1932

Abstract

This article reviews key works in the anthropology of mass incarceration, generated by anthropologists and their interlocutors whose research is directed outside physical sites of imprisonment. My geographical focus is on the United States during the last decade's political and economic Zeitgeist, shaped by the manifestations and consequences of the carceral state and the prison industrial complex. My discussion is also guided by research invigorated by anthropology's decolonizing drive and growing concern about racism within and outside the academy. Along the way, and emphasized in the final section, I make the case that anthropology's abiding interest in kinship is a productive approach for configuring our understanding of the American carceral state and the racial landscapes of carcerality. The research reviewed shows how deeply carcerality is embedded in race, illuminating its destructiveness in Black and brown communities, yet also revealing the creation of regenerative spaces of kinship.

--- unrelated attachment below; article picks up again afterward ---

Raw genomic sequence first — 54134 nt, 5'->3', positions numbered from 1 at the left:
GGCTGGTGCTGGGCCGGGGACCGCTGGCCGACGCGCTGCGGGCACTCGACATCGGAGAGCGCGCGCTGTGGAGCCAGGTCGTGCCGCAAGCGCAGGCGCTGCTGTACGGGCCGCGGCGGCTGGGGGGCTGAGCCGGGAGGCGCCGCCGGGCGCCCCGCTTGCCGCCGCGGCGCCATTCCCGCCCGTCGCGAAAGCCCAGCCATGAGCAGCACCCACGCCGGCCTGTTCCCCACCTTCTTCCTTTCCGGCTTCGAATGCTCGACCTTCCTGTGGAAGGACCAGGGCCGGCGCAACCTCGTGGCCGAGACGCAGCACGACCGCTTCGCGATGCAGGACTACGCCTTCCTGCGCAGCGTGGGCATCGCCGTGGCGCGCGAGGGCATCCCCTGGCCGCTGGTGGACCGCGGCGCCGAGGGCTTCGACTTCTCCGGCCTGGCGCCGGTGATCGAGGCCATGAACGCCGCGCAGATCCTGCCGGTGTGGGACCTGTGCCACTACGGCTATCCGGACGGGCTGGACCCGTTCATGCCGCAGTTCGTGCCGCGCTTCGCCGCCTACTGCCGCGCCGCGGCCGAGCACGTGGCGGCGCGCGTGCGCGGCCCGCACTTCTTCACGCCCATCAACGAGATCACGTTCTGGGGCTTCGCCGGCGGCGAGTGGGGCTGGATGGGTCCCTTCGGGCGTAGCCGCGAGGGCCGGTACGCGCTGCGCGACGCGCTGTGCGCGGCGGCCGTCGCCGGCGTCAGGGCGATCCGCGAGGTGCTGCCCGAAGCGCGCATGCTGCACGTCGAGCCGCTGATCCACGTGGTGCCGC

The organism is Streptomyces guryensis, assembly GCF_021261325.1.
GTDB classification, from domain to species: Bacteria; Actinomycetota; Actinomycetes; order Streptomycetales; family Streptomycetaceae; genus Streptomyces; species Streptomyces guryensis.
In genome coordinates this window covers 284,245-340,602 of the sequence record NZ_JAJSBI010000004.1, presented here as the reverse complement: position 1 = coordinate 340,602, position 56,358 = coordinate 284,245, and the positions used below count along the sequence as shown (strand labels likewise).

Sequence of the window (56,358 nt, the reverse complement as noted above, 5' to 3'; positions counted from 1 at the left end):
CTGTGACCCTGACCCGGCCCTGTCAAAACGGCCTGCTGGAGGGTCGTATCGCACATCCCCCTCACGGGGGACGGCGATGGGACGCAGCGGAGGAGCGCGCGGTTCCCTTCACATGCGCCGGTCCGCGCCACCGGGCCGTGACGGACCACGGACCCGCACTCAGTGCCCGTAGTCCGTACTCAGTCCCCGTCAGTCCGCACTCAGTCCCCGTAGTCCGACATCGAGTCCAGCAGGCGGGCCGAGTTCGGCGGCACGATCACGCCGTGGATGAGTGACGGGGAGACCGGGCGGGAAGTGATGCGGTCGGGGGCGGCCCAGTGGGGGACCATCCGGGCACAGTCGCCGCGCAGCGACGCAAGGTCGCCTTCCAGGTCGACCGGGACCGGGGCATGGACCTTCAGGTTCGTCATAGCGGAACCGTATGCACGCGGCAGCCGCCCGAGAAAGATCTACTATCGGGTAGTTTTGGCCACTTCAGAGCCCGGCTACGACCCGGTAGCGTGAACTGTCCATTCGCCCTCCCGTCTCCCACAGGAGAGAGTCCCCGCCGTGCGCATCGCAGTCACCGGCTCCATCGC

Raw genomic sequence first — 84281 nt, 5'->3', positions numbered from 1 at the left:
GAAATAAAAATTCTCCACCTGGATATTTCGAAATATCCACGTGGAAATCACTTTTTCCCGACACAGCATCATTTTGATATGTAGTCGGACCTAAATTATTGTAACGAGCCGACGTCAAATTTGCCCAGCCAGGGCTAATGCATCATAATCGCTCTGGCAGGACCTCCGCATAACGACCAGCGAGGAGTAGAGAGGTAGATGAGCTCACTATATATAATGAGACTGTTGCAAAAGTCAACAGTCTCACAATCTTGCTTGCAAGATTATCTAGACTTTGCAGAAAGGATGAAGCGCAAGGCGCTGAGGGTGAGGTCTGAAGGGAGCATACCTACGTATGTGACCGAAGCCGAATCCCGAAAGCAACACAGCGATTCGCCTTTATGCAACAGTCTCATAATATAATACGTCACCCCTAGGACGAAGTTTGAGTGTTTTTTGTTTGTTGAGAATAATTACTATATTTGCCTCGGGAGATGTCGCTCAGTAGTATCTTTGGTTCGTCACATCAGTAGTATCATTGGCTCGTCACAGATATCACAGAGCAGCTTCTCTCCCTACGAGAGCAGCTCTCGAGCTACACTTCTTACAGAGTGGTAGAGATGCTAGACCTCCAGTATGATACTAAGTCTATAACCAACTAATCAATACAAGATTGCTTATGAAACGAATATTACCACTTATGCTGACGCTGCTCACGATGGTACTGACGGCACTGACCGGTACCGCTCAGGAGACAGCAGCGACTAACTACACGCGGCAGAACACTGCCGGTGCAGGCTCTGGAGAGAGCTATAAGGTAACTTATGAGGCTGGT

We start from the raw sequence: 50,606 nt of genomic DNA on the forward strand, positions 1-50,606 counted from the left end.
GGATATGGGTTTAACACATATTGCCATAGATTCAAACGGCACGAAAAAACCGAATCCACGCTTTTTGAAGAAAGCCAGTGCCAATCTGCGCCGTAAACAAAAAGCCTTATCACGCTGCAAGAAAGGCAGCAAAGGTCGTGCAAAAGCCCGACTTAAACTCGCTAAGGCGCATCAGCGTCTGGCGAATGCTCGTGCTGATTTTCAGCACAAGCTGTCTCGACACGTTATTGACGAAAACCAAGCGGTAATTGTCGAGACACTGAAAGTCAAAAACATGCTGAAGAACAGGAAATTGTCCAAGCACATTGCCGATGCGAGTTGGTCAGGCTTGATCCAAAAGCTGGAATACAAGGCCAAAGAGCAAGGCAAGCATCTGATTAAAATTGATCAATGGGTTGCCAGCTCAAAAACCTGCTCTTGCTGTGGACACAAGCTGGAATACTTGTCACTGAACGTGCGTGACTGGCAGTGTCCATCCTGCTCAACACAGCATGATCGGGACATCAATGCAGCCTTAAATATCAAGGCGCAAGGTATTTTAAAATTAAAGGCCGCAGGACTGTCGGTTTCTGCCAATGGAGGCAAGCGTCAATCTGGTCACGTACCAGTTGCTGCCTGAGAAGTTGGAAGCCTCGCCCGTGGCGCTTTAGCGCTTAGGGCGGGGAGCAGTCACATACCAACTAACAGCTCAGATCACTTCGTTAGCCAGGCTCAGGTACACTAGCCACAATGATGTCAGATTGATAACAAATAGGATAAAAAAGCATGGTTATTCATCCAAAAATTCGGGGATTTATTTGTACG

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2022-10-24
2024-04-25
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